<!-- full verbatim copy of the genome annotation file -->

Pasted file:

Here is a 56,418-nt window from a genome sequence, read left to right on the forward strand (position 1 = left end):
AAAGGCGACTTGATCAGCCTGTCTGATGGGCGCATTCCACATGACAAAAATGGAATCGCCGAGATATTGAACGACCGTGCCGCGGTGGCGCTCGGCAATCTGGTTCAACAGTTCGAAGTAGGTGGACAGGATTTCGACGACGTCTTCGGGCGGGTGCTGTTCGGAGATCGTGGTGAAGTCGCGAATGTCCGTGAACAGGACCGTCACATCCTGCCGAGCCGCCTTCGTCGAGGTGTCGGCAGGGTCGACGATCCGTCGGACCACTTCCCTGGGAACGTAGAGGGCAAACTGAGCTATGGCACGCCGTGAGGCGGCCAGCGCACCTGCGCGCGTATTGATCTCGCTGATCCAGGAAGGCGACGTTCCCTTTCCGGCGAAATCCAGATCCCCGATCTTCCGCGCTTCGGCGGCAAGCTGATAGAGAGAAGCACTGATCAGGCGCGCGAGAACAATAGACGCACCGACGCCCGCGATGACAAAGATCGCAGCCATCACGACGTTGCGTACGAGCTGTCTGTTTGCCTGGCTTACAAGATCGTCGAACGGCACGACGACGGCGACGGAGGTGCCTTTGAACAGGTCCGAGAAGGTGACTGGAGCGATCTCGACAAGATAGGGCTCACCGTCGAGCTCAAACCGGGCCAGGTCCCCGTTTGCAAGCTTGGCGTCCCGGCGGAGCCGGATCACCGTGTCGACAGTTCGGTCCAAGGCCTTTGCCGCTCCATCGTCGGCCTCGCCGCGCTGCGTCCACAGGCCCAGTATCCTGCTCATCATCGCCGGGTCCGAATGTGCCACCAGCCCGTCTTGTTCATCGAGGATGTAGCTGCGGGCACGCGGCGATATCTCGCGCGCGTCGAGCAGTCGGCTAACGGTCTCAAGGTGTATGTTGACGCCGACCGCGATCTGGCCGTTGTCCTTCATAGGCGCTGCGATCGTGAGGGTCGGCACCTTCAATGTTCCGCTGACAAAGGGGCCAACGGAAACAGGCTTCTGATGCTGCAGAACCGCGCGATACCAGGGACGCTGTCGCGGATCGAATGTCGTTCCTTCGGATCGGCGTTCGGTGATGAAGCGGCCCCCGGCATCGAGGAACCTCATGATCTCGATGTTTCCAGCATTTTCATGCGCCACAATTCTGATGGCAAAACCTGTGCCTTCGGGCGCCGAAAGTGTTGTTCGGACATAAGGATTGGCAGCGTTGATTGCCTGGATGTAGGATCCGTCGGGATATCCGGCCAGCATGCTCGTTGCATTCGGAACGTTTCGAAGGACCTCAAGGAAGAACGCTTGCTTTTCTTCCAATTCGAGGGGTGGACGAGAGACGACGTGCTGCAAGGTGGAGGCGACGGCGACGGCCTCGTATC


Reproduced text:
Here is a 56,418-nt window from a genome sequence, read left to right on the forward strand (position 1 = left end):
AAAGGCGACTTGATCAGCCTGTCTGATGGGCGCATTCCACATGACAAAAATGGAATCGCCGAGATATTGAACGACCGTGCCGCGGTGGCGCTCGGCAATCTGGTTCAACAGTTCGAAGTAGGTGGACAGGATTTCGACGACGTCTTCGGGCGGGTGCTGTTCGGAGATCGTGGTGAAGTCGCGAATGTCCGTGAACAGGACCGTCACATCCTGCCGAGCCGCCTTCGTCGAGGTGTCGGCAGGGTCGACGATCCGTCGGACCACTTCCCTGGGAACGTAGAGGGCAAACTGAGCTATGGCACGCCGTGAGGCGGCCAGCGCACCTGCGCGCGTATTGATCTCGCTGATCCAGGAAGGCGACGTTCCCTTTCCGGCGAAATCCAGATCCCCGATCTTCCGCGCTTCGGCGGCAAGCTGATAGAGAGAAGCACTGATCAGGCGCGCGAGAACAATAGACGCACCGACGCCCGCGATGACAAAGATCGCAGCCATCACGACGTTGCGTACGAGCTGTCTGTTTGCCTGGCTTACAAGATCGTCGAACGGCACGACGACGGCGACGGAGGTGCCTTTGAACAGGTCCGAGAAGGTGACTGGAGCGATCTCGACAAGATAGGGCTCACCGTCGAGCTCAAACCGGGCCAGGTCCCCGTTTGCAAGCTTGGCGTCCCGGCGGAGCCGGATCACCGTGTCGACAGTTCGGTCCAAGGCCTTTGCCGCTCCATCGTCGGCCTCGCCGCGCTGCGTCCACAGGCCCAGTATCCTGCTCATCATCGCCGGGTCCGAATGTGCCACCAGCCCGTCTTGTTCATCGAGGATGTAGCTGCGGGCACGCGGCGATATCTCGCGCGCGTCGAGCAGTCGGCTAACGGTCTCAAGGTGTATGTTGACGCCGACCGCGATCTGGCCGTTGTCCTTCATAGGCGCTGCGATCGTGAGGGTCGGCACCTTCAATGTTCCGCTGACAAAGGGGCCAACGGAAACAGGCTTCTGATGCTGCAGAACCGCGCGATACCAGGGACGCTGTCGCGGATCGAATGTCGTTCCTTCGGATCGGCGTTCGGTGATGAAGCGGCCCCCGGCATCGAGGAACCTCATGATCTCGATGTTTCCAGCATTTTCATGCGCCACAATTCTGATGGCAAAACCTGTGCCTTCGGGCGCCGAAAGTGTTGTTCGGACATAAGGATTGGCAGCGTTGATTGCCTGGATGTAGGATCCGTCGGGATATCCGGCCAGCATGCTCGTTGCATTCGGAACGTTTCGAAGGACCTCAAGGAAGAACGCTTGCTTTTCTTCCAATTCGAGGGGTGGACGAGAGACGACGTGCTGCAAGGTGGAGGCGACGGCGACGGCCTCGTATC